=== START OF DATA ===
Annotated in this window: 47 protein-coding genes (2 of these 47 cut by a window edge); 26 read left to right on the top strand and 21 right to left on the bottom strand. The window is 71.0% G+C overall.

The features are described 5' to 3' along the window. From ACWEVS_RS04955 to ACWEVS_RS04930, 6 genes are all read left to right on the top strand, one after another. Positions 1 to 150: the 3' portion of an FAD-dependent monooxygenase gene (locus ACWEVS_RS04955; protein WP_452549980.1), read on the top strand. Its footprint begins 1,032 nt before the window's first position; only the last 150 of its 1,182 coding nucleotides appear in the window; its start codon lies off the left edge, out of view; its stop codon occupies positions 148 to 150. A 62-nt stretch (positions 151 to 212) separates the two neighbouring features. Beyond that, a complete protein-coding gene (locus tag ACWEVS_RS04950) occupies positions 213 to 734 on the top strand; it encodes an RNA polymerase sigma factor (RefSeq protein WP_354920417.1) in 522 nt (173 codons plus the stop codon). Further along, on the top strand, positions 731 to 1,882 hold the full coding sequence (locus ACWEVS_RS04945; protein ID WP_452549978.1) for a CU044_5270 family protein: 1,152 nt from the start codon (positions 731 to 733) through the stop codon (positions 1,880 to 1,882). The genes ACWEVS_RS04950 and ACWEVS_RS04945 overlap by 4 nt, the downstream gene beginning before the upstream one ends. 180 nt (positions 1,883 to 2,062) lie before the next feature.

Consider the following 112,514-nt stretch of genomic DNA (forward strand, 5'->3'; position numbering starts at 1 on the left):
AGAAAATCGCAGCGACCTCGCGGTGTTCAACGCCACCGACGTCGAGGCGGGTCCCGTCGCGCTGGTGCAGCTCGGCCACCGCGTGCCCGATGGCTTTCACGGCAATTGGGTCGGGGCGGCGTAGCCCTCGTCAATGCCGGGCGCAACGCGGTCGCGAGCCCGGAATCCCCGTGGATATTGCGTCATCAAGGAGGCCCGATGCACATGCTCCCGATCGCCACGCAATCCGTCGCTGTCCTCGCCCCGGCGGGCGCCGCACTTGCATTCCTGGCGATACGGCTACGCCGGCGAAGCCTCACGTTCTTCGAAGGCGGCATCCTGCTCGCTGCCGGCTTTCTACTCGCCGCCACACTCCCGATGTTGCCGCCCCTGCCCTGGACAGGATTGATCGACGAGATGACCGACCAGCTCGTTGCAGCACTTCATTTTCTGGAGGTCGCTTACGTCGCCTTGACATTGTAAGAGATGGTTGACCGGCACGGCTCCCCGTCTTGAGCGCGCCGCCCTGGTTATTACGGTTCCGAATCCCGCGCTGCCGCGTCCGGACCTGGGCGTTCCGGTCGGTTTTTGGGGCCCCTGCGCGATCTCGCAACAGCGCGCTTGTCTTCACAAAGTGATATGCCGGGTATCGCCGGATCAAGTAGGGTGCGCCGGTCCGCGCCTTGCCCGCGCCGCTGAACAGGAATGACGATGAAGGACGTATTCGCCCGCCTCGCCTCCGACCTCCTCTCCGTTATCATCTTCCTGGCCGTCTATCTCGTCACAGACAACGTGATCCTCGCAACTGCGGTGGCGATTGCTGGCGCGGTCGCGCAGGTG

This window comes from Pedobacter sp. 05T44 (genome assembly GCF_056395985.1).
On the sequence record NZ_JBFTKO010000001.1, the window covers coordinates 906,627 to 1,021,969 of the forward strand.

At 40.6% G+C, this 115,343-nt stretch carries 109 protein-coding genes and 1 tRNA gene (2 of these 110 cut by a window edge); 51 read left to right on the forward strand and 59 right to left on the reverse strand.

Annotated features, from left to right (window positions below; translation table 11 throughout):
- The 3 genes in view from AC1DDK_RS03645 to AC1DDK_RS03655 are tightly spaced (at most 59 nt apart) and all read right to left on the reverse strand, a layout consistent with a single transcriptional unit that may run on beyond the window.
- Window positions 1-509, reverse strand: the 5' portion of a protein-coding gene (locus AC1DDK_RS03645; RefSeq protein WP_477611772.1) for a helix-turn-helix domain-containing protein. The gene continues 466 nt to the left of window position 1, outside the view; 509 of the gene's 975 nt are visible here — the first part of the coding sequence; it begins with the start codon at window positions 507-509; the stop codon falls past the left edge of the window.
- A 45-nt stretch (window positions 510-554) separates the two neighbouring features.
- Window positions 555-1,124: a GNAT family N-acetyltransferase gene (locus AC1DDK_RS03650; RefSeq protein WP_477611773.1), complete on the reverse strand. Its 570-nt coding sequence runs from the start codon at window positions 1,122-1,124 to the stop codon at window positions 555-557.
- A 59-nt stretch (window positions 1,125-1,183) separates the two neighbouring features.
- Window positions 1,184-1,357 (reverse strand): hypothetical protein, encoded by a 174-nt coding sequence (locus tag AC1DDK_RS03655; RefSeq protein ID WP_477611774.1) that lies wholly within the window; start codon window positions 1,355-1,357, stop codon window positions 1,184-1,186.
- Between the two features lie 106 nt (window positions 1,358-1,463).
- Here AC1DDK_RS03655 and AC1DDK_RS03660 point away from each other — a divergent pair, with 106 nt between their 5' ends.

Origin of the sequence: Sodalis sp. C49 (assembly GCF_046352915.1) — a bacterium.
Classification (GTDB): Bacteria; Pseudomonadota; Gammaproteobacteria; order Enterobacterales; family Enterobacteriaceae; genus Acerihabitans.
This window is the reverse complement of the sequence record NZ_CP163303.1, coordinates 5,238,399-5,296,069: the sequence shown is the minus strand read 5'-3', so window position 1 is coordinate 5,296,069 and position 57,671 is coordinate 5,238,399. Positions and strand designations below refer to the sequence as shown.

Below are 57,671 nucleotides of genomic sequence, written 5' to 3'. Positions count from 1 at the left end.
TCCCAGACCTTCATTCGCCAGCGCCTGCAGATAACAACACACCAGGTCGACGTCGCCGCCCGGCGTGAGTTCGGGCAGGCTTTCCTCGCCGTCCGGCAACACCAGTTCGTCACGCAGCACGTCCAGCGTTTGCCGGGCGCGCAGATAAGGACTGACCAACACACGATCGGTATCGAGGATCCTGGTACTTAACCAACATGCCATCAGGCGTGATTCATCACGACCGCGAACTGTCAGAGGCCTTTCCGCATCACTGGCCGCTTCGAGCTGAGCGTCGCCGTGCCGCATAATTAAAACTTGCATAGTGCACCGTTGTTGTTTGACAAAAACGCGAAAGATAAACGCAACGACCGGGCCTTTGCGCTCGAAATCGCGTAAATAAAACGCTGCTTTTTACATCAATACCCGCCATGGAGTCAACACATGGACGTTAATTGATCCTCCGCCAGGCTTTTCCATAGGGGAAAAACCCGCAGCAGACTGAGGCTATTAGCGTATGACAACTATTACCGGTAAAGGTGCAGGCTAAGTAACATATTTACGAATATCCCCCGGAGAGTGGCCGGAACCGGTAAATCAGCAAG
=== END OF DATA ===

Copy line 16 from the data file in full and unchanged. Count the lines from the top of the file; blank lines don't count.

- Here AC1DDK_RS03655 and AC1DDK_RS03660 point away from each other — a divergent pair, with 106 nt between their 5' ends.